Several voices in the numismatic community, such as numismatic researcher Eric Jordan and myself, have for years suggested that if the goal is successful programs that appeal to collectors and non-collectors, greater consideration needs to be given to the types of people, places, and events honored on coinage. Those themes should be broader ones of national importance as opposed to the many narrower ones of recent programs such as those focused on various civic organizations.

The main obstacle to such reforms of the commemorative coin program lies within the United States Congress and, more specifically, in the practice of adding surcharges to the sale of commemorative coins to generate funds for the recipient organizations for these programs. As Eric Jordan has noted:

"Anything you can do to get self-interest for special interest groups out of the equation, the better off we are."

He added that the quality of the designs and appeal of the themes on commemorative coins would benefit from getting rid of surcharges.

There have been growing calls to end this practice, including from some legislators who introduced legislation beginning in 2012 to prohibit the payment of surcharges from the sale of these coins to any entity outside the federal government and redirect any funds in excess of costs to the Treasury to reduce the deficit. But those legislative efforts have repeatedly failed to garner enough support to get very far.

To read the complete article, see: 

Reforming the commemorative coin process is an uphill battle




Numismagram's Jeremy Bostwick forwarded along these interesting pieces from the October upload of new material to his website. An eclectic mix, this grouping offers, in addition to the highlights below, multiple medals from pivotal battles during the Crimean War, a couple alluring World War I issues, a few high grade 5 Kopeks of Catharine II 'the Great,' and some pleasing French agricultural plaques. Be sure to check back later this month for a selection of skulls and skeletons in medallic form just in time for Halloween!  Visit for all of these new items.

 Crimean War Bronze Medal

100747  |  GREAT BRITAIN & RUSSIA. Crimean War bronze Medal. Issued 1854. The Battle of the Alma (41mm, 40.69 g, 12h). By Messrs Pinches. SEPTEMBER 20, 1854, troops advancing right behind standard bearer; ALMA in incuse below / Legend in 18 lines, listing the participating regiments. Edge: Plain. BHM 2539; Eimer 1490. Gem Mint State. Glossy chocolate brown surfaces, with pleasing luster. Rare in bronze. $385.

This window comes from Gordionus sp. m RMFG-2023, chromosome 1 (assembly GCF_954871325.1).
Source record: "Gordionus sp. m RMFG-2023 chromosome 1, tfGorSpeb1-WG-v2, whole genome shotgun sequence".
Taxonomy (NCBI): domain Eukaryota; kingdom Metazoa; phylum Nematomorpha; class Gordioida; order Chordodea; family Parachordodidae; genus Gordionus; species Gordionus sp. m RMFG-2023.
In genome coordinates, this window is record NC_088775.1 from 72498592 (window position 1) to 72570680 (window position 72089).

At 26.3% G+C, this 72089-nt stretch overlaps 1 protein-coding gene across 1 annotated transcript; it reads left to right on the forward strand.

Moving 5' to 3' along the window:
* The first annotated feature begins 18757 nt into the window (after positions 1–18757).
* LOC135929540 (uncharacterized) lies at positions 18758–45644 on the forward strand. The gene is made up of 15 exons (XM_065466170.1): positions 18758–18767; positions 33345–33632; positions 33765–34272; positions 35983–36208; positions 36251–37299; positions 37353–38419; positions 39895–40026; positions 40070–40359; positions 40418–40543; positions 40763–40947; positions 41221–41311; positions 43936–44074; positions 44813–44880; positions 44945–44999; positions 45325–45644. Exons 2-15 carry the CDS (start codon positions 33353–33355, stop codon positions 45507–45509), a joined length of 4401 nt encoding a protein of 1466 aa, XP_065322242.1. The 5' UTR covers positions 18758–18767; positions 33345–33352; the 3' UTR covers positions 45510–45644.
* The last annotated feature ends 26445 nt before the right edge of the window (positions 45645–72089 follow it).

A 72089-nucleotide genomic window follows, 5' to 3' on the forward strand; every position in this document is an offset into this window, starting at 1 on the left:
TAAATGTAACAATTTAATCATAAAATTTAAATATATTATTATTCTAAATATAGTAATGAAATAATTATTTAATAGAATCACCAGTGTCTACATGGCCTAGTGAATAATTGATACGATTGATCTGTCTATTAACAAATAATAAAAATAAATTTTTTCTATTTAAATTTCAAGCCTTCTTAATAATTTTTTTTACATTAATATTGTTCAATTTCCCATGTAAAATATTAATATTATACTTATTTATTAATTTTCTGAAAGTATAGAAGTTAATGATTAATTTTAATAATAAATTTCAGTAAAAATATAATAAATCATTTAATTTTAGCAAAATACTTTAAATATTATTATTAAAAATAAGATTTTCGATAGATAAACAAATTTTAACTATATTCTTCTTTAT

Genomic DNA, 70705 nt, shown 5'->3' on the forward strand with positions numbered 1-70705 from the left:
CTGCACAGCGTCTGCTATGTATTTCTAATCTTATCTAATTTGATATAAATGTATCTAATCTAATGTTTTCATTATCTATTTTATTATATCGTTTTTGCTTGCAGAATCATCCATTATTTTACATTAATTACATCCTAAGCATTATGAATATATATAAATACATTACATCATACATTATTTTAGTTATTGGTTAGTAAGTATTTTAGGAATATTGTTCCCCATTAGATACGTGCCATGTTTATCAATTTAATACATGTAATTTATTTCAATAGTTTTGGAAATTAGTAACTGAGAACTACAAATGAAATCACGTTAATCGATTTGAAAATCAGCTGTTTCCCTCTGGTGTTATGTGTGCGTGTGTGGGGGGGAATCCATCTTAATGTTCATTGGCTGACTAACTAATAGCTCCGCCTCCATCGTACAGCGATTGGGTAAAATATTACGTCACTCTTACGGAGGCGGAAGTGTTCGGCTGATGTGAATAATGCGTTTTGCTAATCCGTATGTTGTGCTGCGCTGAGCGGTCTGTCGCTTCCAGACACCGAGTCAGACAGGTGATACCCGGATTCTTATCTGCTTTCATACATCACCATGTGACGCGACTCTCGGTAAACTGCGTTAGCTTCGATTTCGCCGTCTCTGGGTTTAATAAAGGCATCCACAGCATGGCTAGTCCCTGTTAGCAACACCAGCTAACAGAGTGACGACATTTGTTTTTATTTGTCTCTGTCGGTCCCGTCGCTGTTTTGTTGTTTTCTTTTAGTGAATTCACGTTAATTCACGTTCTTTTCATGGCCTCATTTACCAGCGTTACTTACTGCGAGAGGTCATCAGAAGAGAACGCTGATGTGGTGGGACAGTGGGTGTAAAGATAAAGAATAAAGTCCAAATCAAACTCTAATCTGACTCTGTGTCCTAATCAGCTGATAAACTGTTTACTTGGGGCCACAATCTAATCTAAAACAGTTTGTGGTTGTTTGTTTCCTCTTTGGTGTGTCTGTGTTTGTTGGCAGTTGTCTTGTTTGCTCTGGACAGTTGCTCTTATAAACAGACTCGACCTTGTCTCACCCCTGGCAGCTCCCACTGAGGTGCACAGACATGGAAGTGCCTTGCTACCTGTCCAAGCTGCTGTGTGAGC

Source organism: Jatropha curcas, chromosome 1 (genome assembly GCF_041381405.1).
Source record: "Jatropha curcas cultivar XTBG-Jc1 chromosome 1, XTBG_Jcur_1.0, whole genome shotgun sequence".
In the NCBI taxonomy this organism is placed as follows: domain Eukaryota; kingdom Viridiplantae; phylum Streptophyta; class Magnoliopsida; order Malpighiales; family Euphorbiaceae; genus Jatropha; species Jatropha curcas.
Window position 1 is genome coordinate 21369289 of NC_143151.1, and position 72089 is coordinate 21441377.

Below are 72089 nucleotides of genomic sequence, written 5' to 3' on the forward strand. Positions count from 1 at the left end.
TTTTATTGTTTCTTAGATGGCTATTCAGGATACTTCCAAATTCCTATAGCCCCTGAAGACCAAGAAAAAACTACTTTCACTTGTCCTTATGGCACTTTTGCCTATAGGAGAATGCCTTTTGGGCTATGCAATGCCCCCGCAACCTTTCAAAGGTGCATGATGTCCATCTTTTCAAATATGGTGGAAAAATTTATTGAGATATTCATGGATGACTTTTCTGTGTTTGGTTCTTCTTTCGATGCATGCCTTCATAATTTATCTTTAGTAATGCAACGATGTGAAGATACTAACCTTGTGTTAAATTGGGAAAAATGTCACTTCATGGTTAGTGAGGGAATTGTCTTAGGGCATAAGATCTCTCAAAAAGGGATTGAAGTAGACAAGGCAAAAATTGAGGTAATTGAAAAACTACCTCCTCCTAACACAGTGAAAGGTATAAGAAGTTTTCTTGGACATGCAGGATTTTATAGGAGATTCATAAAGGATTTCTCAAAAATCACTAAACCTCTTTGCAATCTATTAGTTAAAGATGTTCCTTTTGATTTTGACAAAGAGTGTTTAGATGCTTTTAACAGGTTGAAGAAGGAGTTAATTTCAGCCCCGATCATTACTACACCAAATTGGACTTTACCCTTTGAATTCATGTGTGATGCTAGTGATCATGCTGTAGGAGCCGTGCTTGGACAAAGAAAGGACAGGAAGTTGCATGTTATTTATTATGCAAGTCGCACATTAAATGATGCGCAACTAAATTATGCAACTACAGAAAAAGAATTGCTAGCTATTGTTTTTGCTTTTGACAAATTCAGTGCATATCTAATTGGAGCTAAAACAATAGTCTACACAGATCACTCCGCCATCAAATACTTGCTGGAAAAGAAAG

Though there were many factors which led to the outbreak of the Crimean War, the main focal point involved Russia's desire for a stronger position around the Black Sea, as this water had long been important in her military strategy and might. The waning of the Ottoman Empire's power provided an opportunity to Russia around not only the Black Sea but also parts of the Balkans. Great Britain and France, neither wanting to see an expanded Russia, banded together to push back the latter. Stalled action in the southeastern Black Sea by the French and British forces caused them to turn their attention to Russia's main naval base on the Crimean peninsula at Sevastopol. This approach led to the successive battles of Alma, Balaclava, and Inkerman, the initial being an allied victory, with the latter two being more indecisive. Nevertheless, the allied presence was felt, and the assault on Sevastopol resulted in her submission, but only after nearly a year. As Russia saw more nations co
 ming to the side of the allies, she had no choice but seek peace and an end to the war in early 1856. One of the resounding effects of their defeat was the decree that the Black Sea be neutral, preventing Russian warships from sailing there and greatly limiting her influence in this vital, warm weather weather port. Almost exactly 160 years later, Russia would again seek to stake her claim in the region, invading and annexing the peninsula away from neighboring Ukraine. This "Crimean Crisis" continues to spark debate and remains very much in dispute. Will a 21st century band of allies repulse this Russian imperialism, similar to that of Great Britain and France of the mid 1850's? Only time will tell.

Heroic battle scene on the obverse, but I'm not a fan of the wordy reverse.  Great history.

To read the complete item description, see: 

100747 | GREAT BRITAIN & RUSSIA. Crimean War bronze Medal.


 Edsel B. Ford Silver Award Medal

100800  |  UNITED STATES. Edsel B. Ford silver Award Medal. Struck circa 1930. Issued for the "Reliability Tour for the Development of Commercial Aviation" (48mm, 60.69 g, 12h). By Gorham Manufacturing Co. • EDSEL B. FORD RELIABILITY TOUR FOR THE • / • DEVELOPMENT OF COMMERCIAL AVIATION •, Mercury flying left, holding model plane and caduceus; below in background, detailed view of the earth, focused upon North and South America, with oversized truck, train, sail boat, and steamship; crescent, stars, and clouds behind / FOR / PERFECT SCORE in two lines; field below left blank for engraving; all within wreath. Edge: GORHAM «3 hallmark» STERLING, clasp attached at top. O'Callaghan, "Ford Motor Company Tokens and Medals of Significant Interest" in TAMS XXXVI.1 (February 1996), p. 14. Choice Mint State. Immensely pleasing steel gray surfaces, with an alluring matte quality and a deeper peripheral tone. Incredibly rare and virtually never seen in t